Men and Breast Cancer: Risk Factors

It isn’t always clear why men develop breast cancer. But experts know that certain risk factors can play a role.

Gender words are used here to talk about anatomy and health risk. Please use this information in a way that works best for you and your provider as you talk about your care.

What is a risk factor?

A risk factor is anything that increases the chance of getting a disease. Risk factors can be things that are out of your control, like age, race, and your family’s health history. Or they can be lifestyle habits you can change, such as drinking alcohol.

Who is at risk for male breast cancer?

Below are 6 risk factors linked to male breast cancer. If you have 1 or more, it doesn’t mean you will definitely get the disease. But it does make a diagnosis more likely. That’s why awareness is so important. Knowing your risk factors lets you make better choices about your health.


Breast cancer can happen at any age. But the risk for male breast cancer increases over time. It usually occurs in men older than age 60.

Family history of breast cancer

Your risk is higher if any family members have had breast cancer. About 20% of men with breast cancer have a close relative with the disease.

Genetic mutations

Male breast cancer is sometimes linked to inherited gene mutations. Genes give cells information about how to grow and behave. But if there’s a mutation, it can lead to problems.

BRCA1 and BRCA2 mutations are the most common ones linked with breast cancer. Others that can raise risk are mutations in the CHEK2 and PALB2 genes. If cancer runs in your family, your healthcare provider may advise tests to look for these mutated genes.

High estrogen levels

Everyone has estrogen in their body. But when men have too much of this hormone, it can raise the risk for breast cancer. Several factors can lead to a rise in estrogen levels, including:

  • Body weight. Carrying extra weight can result in an excess of estrogen. That’s because fat cells convert androgens (male hormones) into estrogens.

  • Liver disease. A healthy liver is crucial for hormone balance. Liver disease can raise estrogen levels and lower androgen levels.

  • Alcohol. Heavy drinking can damage the liver, which then increases estrogen levels.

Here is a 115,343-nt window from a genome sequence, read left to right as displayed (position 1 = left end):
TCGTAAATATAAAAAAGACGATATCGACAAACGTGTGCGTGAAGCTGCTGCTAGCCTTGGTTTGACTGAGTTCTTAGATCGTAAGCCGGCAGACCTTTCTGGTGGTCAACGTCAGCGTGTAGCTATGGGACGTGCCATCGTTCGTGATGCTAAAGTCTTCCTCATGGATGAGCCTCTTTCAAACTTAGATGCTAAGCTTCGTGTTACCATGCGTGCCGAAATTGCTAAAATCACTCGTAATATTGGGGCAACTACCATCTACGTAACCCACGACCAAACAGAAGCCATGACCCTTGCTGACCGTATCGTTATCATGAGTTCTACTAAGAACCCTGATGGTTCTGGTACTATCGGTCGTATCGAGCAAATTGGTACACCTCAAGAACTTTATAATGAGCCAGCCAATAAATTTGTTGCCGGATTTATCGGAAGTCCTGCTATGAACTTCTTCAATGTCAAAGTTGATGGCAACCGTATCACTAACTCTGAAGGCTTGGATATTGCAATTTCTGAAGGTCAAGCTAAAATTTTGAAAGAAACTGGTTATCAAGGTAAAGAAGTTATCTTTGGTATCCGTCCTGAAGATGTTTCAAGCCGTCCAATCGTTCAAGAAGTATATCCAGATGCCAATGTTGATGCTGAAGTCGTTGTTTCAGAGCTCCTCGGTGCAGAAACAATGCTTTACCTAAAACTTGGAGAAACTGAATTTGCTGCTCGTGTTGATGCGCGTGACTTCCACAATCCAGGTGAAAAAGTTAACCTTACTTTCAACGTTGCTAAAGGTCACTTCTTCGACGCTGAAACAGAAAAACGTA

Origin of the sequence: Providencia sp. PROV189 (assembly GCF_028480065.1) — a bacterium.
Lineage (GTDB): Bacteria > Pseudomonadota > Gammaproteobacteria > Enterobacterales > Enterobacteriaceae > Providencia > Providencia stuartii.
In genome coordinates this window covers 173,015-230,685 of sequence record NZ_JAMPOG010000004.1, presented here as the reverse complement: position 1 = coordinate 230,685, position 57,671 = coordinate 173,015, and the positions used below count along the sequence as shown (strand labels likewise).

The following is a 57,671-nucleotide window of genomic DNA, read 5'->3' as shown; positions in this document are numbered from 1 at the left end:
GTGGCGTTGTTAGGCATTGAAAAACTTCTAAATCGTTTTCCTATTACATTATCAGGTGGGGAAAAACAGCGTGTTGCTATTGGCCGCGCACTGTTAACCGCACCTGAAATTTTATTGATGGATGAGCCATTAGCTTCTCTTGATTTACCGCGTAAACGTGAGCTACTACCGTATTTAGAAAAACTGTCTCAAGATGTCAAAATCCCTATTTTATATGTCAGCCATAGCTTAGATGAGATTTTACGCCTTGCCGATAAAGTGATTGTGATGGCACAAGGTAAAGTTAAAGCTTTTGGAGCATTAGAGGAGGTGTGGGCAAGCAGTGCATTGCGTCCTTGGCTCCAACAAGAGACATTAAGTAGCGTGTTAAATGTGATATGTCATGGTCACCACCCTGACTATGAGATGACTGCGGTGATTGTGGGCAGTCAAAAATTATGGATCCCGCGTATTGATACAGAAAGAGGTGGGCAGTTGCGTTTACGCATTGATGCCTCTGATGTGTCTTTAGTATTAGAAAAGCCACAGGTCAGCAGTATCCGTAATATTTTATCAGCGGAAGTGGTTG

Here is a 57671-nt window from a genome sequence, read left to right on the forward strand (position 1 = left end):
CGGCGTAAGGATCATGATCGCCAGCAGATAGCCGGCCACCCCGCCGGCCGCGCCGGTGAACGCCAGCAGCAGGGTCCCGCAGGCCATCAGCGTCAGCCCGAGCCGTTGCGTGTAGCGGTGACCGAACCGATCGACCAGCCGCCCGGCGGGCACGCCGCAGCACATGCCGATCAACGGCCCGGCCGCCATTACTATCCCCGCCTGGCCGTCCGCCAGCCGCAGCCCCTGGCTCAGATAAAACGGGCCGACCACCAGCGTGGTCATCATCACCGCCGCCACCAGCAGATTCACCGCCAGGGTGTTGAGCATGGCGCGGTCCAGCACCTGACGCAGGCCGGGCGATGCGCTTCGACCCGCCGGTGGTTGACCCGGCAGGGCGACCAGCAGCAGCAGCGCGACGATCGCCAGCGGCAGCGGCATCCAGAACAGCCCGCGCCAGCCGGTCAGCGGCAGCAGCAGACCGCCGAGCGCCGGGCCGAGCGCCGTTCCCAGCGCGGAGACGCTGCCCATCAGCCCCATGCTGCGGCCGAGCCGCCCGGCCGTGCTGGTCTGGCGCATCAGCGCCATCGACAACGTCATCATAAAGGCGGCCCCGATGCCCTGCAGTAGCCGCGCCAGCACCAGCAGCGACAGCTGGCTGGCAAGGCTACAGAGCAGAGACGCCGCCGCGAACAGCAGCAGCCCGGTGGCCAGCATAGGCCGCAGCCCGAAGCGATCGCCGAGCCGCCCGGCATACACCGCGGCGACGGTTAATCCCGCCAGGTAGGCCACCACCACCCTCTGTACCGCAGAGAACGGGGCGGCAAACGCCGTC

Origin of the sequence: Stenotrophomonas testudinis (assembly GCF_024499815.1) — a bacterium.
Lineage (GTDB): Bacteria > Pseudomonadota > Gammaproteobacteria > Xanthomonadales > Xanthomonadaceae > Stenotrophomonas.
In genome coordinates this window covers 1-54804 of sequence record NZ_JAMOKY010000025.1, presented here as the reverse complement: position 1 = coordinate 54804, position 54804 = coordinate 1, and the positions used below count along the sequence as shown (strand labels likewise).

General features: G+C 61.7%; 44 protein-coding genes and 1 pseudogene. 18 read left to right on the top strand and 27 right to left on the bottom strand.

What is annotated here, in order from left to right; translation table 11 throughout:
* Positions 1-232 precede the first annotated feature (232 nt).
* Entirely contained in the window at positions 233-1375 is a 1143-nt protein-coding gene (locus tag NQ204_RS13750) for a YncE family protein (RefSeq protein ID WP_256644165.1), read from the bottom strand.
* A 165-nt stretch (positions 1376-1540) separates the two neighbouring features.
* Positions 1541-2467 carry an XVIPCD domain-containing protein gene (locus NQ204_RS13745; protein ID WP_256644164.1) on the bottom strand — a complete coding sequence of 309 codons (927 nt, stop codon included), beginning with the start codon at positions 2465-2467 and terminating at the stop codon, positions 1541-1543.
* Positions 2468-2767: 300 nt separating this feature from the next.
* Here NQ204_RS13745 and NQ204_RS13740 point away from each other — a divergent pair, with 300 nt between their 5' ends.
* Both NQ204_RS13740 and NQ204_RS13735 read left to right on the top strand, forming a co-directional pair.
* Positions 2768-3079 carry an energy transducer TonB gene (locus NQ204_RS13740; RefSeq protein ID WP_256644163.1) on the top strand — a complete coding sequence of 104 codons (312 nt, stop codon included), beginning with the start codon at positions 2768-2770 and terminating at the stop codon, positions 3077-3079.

• Estrogen treatment. Estrogen medicines were once used to treat prostate cancer. If you have a history of this treatment, you may have a higher risk for breast cancer.

  • Some testicular conditions. Having injured, swollen, inflamed, or undescended testicles may affect hormone production.

  • Orchiectomy. Surgery to remove 1 or both testicles may lead to high estrogen levels.

Radiation exposure

If you’ve had radiation therapy to the chest, you have a higher risk of developing breast cancer.

Klinefelter syndrome

Klinefelter syndrome is a rare genetic condition. It affects about 1 in 1,000 men. Usually, males are born with 1 X chromosome and 1 Y chromosome. But with Klinefelter syndrome, males have 1 Y chromosome plus at least 2 X chromosomes.

This condition changes the body’s balance of estrogen and androgen, which can be a factor for developing cancer. Men with this syndrome are between 20 to 60 times more likely to get breast cancer than men without it.

What are your risk factors?

Understanding these risk factors is the first step. But what’s most important is knowing if and how they affect you. Don’t hesitate to talk about your concerns with your provider. They can offer insight and suggest ways to be proactive in managing your health.

© 2000-2024 The StayWell Company, LLC. All rights reserved. This information is not intended as a substitute for professional medical care. Always follow your healthcare professional's instructions.
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